Common waterhemp in cornfield. Wapello County,
(Amaranthus rudis, AMATA)
Texas to Ohio.
drawings of plant features
Seedlings: Seed leaves are
oar-shaped. First true leaves are lance-shaped with a slight notch at the
tip. Seedlings are very smooth and the plants remain smooth.
Common waterhemps are slender and willowy plants with many branches.
Plants vary greatly in size, from knee high to eight feet tall. Stems and
leaves are often brightly colored, varying from deep red or pink to
emerald green; stems, leaves, and seedhead all may be differently colored
on a single individual. Stems and leaves are very smooth and hairless with
a bright, glossy appearance. Leaves are long and narrow. Seedheads are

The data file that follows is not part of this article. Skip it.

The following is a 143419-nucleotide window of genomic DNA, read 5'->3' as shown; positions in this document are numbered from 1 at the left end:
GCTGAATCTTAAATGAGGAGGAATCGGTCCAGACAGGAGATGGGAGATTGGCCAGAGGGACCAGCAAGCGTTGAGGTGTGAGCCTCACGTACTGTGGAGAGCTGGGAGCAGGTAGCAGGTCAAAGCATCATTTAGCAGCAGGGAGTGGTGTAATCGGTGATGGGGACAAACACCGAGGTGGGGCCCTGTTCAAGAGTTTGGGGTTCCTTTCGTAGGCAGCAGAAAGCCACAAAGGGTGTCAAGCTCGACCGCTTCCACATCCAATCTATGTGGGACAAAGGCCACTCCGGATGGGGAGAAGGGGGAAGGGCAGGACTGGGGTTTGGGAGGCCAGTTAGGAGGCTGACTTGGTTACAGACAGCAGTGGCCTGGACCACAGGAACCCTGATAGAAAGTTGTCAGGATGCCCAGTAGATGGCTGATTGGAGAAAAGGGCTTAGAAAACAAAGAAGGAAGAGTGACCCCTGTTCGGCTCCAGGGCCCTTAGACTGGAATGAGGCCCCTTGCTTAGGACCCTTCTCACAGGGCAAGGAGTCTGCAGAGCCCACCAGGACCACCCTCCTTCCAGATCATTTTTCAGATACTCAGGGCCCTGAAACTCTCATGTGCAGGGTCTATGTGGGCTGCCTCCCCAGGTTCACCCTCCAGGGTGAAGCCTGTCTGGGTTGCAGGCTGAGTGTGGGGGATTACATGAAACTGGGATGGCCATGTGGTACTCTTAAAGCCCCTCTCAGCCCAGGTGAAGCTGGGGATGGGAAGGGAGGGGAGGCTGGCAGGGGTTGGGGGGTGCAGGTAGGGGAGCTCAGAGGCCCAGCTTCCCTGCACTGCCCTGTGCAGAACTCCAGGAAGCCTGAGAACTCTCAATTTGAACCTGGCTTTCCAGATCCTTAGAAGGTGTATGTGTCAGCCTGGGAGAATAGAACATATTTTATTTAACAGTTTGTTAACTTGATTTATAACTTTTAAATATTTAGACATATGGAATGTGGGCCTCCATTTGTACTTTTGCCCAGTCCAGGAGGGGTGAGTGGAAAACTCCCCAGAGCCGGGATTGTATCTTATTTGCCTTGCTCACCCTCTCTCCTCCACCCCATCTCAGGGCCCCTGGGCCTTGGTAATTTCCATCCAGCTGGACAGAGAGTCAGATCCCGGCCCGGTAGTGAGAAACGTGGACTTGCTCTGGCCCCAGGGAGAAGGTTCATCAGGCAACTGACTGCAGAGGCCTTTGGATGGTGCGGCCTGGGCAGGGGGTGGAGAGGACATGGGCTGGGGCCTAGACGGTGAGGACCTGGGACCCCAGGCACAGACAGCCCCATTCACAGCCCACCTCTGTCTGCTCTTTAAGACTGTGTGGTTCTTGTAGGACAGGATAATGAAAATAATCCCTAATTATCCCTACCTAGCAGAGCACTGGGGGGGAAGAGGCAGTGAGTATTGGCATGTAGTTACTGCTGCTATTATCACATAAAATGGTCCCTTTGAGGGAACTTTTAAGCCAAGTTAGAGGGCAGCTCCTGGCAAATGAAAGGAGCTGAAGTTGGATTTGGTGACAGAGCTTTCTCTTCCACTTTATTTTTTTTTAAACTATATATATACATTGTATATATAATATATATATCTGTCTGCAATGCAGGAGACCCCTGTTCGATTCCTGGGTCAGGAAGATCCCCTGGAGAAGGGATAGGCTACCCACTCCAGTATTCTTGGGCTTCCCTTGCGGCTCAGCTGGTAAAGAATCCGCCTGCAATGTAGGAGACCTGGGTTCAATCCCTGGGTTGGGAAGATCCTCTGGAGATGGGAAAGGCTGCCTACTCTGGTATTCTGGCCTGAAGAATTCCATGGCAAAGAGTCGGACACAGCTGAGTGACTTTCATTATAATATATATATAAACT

long, slender and smooth. Male and female plants are found in
approximately equal numbers.
Pistillate flowers: Bracts short,
0.5-2.5 mm. Tepals usually 1, but often absent. Stigmas 3. Fruit opening
when mature, the seed falling free (dehiscent) or not (indehiscent).
Bracts short, 0.9-2.8 mm. Tepals 5, all midribs short, extending 0-0.6 mm
beyond the tepal blade apex.
Common waterhemp can be difficult to manage. Many biotypes are ALS
herbicide resistant; there are also reports of triazine resistant
biotypes. In addition, this species germinates later in the growing season
and continues to germinate late in the growing season. Late germinating
plants may only grow to a few inches but will flower and set viable seed.
Narrow row soybean culture and rotary hoeing are not completely effective
common waterhemp controls, but late cultivation, when row spacing is
appropriate, or narrow row culture can minimize the impact of late
emerging common waterhemp.